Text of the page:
I also do believe that deciduous trees, like conifers need to have the energy throughout the tree balanced. Apical dominance plays a big part here. Sometimes lower branches become weaker. This can be due to the top of the tree growing too vigorously or just because the lower branches are shaded out by the upper branches. By removing some of the upper leaves or just reducing them in size by removing about half of the leave, more light is let through.
The Timing of Pruning
The best time for structural pruning and shaping is early to late spring as the tree is getting out of dormancy and will be full of vigour to get growing again. Heavy pruning or shaping should not be done around repotting time when large quantities of roots are removed. A lot of the trees energy is stored in the roots and when this is removed, new growth will be jeopardised. If you are not going to remove a lot of roots during repotting, pruning can be done at least two weeks before repotting.
How to Prune
For structural pruning, use sharp cutters and seal the wound with sealing paste or something similar. You want the edges of the cut to be clean and not torn. Hollow the wood in the cut a little bit by using knob cutters (rounded blade) or even a Dremel tool. The cambium (thin green layer just under the bark) needs to be kept moist and healthy (that is what the paste is for as well) to allow it to grow and roll over the wound and after time, sealing the wound off for a natural appearance.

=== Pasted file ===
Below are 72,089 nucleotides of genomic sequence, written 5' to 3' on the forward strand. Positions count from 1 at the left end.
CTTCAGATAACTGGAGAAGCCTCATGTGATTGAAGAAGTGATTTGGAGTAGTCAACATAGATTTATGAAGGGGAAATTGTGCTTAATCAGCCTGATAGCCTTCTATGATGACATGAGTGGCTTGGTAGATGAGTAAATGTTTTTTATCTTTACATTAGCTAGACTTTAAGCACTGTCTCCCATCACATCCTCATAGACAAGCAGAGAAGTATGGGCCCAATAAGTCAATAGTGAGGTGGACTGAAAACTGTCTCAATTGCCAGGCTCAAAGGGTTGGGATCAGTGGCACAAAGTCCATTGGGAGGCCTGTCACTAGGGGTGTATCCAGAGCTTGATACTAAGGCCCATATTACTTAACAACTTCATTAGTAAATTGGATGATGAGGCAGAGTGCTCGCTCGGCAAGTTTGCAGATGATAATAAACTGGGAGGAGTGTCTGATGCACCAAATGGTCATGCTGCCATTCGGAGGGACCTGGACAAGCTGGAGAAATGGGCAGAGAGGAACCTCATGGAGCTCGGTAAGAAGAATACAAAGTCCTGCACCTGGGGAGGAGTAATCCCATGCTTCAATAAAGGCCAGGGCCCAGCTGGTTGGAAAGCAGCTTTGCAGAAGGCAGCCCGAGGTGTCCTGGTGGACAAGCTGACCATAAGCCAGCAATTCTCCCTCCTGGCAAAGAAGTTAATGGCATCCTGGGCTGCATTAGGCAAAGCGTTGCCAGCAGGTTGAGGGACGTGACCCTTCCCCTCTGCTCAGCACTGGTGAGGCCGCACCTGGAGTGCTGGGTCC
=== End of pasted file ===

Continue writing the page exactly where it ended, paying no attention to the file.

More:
The main reason for pruning throughout the growing season is to keep the internodes short, the leaves small and the most important one, increasing ramification. It is also used to create layers or foliage clouds by removing upward and downward growth.
The main refining method is trimming, supplemented with pinching in more established trees. The general convention is that you will prune back to two or four pairs of leaves. This is done when the new branch has extended to three or more pairs of leaves. Sharp scissors are used to cut through the central shoot and leaving a short part of this shoot still intact. Maples do die back where a cut is made. By leaving a short stalk, the die back will not affect the buds from where new growth will sprout.